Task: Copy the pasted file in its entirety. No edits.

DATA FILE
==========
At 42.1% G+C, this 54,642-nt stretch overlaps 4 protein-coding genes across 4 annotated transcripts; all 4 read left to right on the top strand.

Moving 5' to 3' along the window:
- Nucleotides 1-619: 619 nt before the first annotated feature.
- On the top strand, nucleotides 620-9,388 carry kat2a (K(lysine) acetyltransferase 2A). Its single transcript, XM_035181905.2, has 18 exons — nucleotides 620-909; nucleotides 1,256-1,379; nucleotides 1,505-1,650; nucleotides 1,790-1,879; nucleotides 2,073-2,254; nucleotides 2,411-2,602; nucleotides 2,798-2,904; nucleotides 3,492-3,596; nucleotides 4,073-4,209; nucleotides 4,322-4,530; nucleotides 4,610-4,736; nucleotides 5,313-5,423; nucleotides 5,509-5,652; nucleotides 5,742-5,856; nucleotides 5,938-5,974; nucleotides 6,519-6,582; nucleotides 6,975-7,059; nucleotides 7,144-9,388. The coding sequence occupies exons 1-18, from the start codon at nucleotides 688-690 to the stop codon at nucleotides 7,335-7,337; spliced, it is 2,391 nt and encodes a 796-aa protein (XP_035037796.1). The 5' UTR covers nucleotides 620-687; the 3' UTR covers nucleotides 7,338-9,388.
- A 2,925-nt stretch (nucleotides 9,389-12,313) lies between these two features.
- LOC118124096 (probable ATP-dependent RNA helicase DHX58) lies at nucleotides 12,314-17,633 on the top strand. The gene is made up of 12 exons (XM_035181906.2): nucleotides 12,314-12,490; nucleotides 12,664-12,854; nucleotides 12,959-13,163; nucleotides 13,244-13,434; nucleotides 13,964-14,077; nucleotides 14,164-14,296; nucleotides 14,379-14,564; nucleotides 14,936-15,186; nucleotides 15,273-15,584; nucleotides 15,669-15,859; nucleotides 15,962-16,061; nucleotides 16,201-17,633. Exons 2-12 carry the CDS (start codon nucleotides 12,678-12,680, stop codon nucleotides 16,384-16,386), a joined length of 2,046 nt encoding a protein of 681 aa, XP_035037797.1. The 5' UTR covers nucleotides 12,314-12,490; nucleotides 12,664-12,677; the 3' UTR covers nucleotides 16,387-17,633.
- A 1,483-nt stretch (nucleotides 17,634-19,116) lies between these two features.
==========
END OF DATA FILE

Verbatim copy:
At 42.1% G+C, this 54,642-nt stretch overlaps 4 protein-coding genes across 4 annotated transcripts; all 4 read left to right on the top strand.

Moving 5' to 3' along the window:
- Nucleotides 1-619: 619 nt before the first annotated feature.
- On the top strand, nucleotides 620-9,388 carry kat2a (K(lysine) acetyltransferase 2A). Its single transcript, XM_035181905.2, has 18 exons — nucleotides 620-909; nucleotides 1,256-1,379; nucleotides 1,505-1,650; nucleotides 1,790-1,879; nucleotides 2,073-2,254; nucleotides 2,411-2,602; nucleotides 2,798-2,904; nucleotides 3,492-3,596; nucleotides 4,073-4,209; nucleotides 4,322-4,530; nucleotides 4,610-4,736; nucleotides 5,313-5,423; nucleotides 5,509-5,652; nucleotides 5,742-5,856; nucleotides 5,938-5,974; nucleotides 6,519-6,582; nucleotides 6,975-7,059; nucleotides 7,144-9,388. The coding sequence occupies exons 1-18, from the start codon at nucleotides 688-690 to the stop codon at nucleotides 7,335-7,337; spliced, it is 2,391 nt and encodes a 796-aa protein (XP_035037796.1). The 5' UTR covers nucleotides 620-687; the 3' UTR covers nucleotides 7,338-9,388.
- A 2,925-nt stretch (nucleotides 9,389-12,313) lies between these two features.
- LOC118124096 (probable ATP-dependent RNA helicase DHX58) lies at nucleotides 12,314-17,633 on the top strand. The gene is made up of 12 exons (XM_035181906.2): nucleotides 12,314-12,490; nucleotides 12,664-12,854; nucleotides 12,959-13,163; nucleotides 13,244-13,434; nucleotides 13,964-14,077; nucleotides 14,164-14,296; nucleotides 14,379-14,564; nucleotides 14,936-15,186; nucleotides 15,273-15,584; nucleotides 15,669-15,859; nucleotides 15,962-16,061; nucleotides 16,201-17,633. Exons 2-12 carry the CDS (start codon nucleotides 12,678-12,680, stop codon nucleotides 16,384-16,386), a joined length of 2,046 nt encoding a protein of 681 aa, XP_035037797.1. The 5' UTR covers nucleotides 12,314-12,490; nucleotides 12,664-12,677; the 3' UTR covers nucleotides 16,387-17,633.
- A 1,483-nt stretch (nucleotides 17,634-19,116) lies between these two features.